Make us your home page

Get the quickest, smartest news, analysis and photos from the Bucs game emailed to you shortly after the final whistle.

(View our Privacy Policy)

Yankees 8, Rays 7

Rays' comeback falls short against Yankees

ST. PETERSBURG — The physical mistake that lost the game for the Rays on Monday night was obvious: Reliever Al Reyes hung a changeup with one out in the eighth inning that Robinson Cano knocked over the rightfield fence, giving the Yankees an 8-7 win and wasting a valiant Rays comeback from six runs down.

But it was the mental mistakes the Rays (6-7) made during the game — botching a pitchout, walking the No. 9 hitter to load the bases, getting caught stealing third down by five — that drew the ire of manager Joe Maddon, who was as openly critical of his players as he has been in his three seasons on the job.

"We made too many mental mistakes tonight," Maddon said. "That's the bad part of tonight. The good part is that we fought back. I love the fight. The enthusiasm. There's a lot of grit among our group. But we have to stop making the mental mistakes that do not permit us to win games like tonight. And that's what I'm most upset about.

"Otherwise, you saw a lot of real good things tonight. You saw a lot of skillful young athletes participate in a major-league game. But if we're going to win games like this, we can't make those mistakes. They've got to go away."

Maddon was right on all counts.

The comeback was impressive as the Rays — down 7-1 in the fourth after a rough start by Andy Sonnanstine, who allowed homers to three of the first six batters — roared back with seventh-inning homers by Carl Crawford, B.J. Upton and rookie Evan Longoria in a four-batter span.

The lead didn't last, though, as Reyes — with two losses and a 9.00 ERA — got one out then hung the changeup to Cano, who had been dropped from the Yankees lineup because of a .170 average.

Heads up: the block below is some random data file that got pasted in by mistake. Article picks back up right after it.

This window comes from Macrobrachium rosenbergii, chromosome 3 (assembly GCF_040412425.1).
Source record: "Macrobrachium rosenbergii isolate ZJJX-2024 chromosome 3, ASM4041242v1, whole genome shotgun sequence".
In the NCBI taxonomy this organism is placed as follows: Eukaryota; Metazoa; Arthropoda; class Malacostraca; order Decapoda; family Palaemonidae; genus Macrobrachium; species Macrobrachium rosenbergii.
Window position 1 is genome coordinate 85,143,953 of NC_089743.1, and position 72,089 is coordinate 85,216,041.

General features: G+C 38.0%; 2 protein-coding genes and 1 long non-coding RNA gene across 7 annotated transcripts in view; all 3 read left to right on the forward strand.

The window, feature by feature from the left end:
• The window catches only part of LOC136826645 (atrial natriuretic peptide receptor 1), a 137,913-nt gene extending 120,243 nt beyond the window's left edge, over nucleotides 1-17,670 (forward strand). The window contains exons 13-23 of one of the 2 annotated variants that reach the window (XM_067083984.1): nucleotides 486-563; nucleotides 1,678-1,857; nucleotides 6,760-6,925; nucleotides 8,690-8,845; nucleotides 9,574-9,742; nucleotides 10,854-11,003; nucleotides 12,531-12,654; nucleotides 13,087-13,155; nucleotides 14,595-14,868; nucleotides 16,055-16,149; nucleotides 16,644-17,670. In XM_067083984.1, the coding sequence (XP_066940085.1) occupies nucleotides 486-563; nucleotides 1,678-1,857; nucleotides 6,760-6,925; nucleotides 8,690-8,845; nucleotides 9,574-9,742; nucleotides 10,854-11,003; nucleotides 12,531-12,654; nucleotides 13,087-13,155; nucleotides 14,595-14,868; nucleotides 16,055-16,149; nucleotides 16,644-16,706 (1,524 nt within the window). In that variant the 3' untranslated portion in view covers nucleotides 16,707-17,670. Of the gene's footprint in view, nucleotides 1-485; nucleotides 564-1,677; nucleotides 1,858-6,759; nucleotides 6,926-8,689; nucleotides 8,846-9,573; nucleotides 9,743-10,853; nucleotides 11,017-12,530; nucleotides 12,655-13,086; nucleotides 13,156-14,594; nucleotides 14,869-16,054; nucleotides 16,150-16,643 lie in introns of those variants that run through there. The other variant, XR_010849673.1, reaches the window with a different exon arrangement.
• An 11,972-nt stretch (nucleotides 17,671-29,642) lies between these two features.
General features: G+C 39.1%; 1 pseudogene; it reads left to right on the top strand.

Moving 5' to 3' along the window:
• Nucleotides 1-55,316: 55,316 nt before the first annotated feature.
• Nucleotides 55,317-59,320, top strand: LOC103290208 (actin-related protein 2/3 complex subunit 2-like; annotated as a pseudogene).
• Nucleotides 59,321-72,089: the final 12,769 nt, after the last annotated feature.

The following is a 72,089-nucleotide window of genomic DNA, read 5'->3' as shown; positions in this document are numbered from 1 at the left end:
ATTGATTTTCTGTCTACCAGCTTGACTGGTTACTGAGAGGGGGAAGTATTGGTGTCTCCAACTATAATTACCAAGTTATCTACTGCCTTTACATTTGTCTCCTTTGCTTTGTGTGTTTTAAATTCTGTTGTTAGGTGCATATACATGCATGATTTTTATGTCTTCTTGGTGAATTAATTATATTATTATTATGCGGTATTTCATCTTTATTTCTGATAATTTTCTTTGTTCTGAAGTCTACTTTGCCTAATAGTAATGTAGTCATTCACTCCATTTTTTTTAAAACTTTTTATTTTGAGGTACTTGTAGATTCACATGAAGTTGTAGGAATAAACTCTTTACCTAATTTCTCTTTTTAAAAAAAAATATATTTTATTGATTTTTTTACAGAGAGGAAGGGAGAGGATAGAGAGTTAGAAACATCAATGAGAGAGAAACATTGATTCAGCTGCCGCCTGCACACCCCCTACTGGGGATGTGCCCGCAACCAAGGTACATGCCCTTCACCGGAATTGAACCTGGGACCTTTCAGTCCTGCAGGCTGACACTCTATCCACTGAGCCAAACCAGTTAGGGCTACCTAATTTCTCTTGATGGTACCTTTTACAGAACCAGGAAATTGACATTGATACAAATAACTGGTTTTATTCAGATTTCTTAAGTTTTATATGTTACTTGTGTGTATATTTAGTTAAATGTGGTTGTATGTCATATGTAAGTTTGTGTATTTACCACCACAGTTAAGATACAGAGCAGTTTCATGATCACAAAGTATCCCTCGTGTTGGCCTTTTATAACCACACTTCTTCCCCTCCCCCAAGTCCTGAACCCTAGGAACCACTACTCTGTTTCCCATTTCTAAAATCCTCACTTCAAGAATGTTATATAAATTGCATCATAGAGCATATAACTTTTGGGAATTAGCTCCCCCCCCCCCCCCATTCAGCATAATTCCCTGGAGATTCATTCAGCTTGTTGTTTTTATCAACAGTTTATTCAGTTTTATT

And the mistakes were inexcusable.

In the fourth, with the Yankees leading 3-1 and rallying with one out, the Rays guessed, correctly, that Melky Cabrera would break for second on the 1-0 pitch and called for a pitchout. But Sonnanstine didn't get it out enough, and Chad Moeller, just recalled from Triple A, slapped it through the infield. Instead of two outs and none on, the Yankees had first and third with one out.

"I thought that was a big turning point," Sonnanstine said. "To be honest with you, I don't know (what happened). It just didn't get out there enough. Maybe I need to do it more in the bullpen."

Making it worse, Sonnanstine then walked the No. 9 hitter, rookie Alberto Gonzalez, on four pitches to load the bases — "The big play," Maddon said — bringing up veteran Johnny Damon, who doubled in two runs, and was followed by Derek Jeter, who singled in two more.

"I was trying to be maybe a little bit too fine," Sonnanstine said.

That was Sonnanstine's problem all night, as he and catcher Shawn Riggans relied too much on his slider and, as Maddon said, "trying to trick them," getting away from the game plan of being aggressive and using his fastball primarily. "Not good," Maddon said.